Understanding Julian Barnes surveys the career of an innovative British novelist who has been shortlisted for the Man Booker Prize on three occasions. In this analysis of Barnes's distinctive qualities and of his place in the British literary establishment, Merritt Moseley suggests that Barnes's greatest achievement is his ability to resist summary and categorization by imagining each book in a dramatically original way.
In evaluating Barnes's fiction, Moseley discusses the novelist's admiration for Gustave Flaubert, identifies his technical and thematic concerns, and explores the intrigue surrounding his divided career as a writer of serious novels, published under his own name, and of detective thrillers, published under the pseudonym Dan Kavanagh. Moseley provides close readings of Barnes's book-length works, defending the writer against the charge that some of these volumes should not be considered novels at all and examining his commitment to writing books rich in the exploration of serious ideas.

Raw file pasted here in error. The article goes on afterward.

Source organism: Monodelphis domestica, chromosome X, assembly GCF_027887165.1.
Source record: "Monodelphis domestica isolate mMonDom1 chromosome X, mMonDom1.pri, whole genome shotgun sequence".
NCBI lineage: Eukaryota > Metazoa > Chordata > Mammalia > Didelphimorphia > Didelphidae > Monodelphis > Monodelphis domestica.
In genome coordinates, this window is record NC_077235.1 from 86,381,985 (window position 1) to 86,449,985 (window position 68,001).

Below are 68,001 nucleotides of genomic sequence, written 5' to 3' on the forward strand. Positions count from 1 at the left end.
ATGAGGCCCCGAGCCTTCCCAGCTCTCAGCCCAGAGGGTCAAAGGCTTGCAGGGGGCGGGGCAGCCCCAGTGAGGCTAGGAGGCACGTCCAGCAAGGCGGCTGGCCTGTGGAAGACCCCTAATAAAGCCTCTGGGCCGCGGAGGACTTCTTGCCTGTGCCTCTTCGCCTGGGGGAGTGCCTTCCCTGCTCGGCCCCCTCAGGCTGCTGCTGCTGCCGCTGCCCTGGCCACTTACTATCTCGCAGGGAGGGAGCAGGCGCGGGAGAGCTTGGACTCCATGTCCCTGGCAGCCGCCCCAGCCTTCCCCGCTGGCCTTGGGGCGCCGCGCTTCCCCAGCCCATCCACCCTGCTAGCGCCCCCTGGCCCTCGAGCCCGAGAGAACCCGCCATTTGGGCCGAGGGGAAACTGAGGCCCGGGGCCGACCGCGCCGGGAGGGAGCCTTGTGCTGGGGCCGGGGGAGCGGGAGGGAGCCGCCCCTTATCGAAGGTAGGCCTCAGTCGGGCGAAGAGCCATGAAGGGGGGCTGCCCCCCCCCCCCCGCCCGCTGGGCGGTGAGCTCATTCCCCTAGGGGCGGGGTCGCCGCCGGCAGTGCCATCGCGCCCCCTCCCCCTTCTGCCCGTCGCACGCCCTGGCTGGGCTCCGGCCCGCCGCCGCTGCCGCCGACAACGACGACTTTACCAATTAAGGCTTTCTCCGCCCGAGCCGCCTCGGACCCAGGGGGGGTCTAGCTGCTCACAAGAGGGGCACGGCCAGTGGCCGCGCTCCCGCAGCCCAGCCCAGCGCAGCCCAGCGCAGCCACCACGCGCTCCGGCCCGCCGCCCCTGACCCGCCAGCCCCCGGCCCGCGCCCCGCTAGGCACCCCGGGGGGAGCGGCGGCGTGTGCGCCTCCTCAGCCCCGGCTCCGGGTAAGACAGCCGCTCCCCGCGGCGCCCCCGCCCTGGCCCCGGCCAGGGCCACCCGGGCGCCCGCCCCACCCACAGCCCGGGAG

Merritt Moseley is a professor of literature and language and Key Center Professor at the University of North Carolina at Asheville. He has written widely on recent British and Irish fiction and is the author of two other titles in this series, Understanding Kingsley Amis and Understanding Michael Frayn.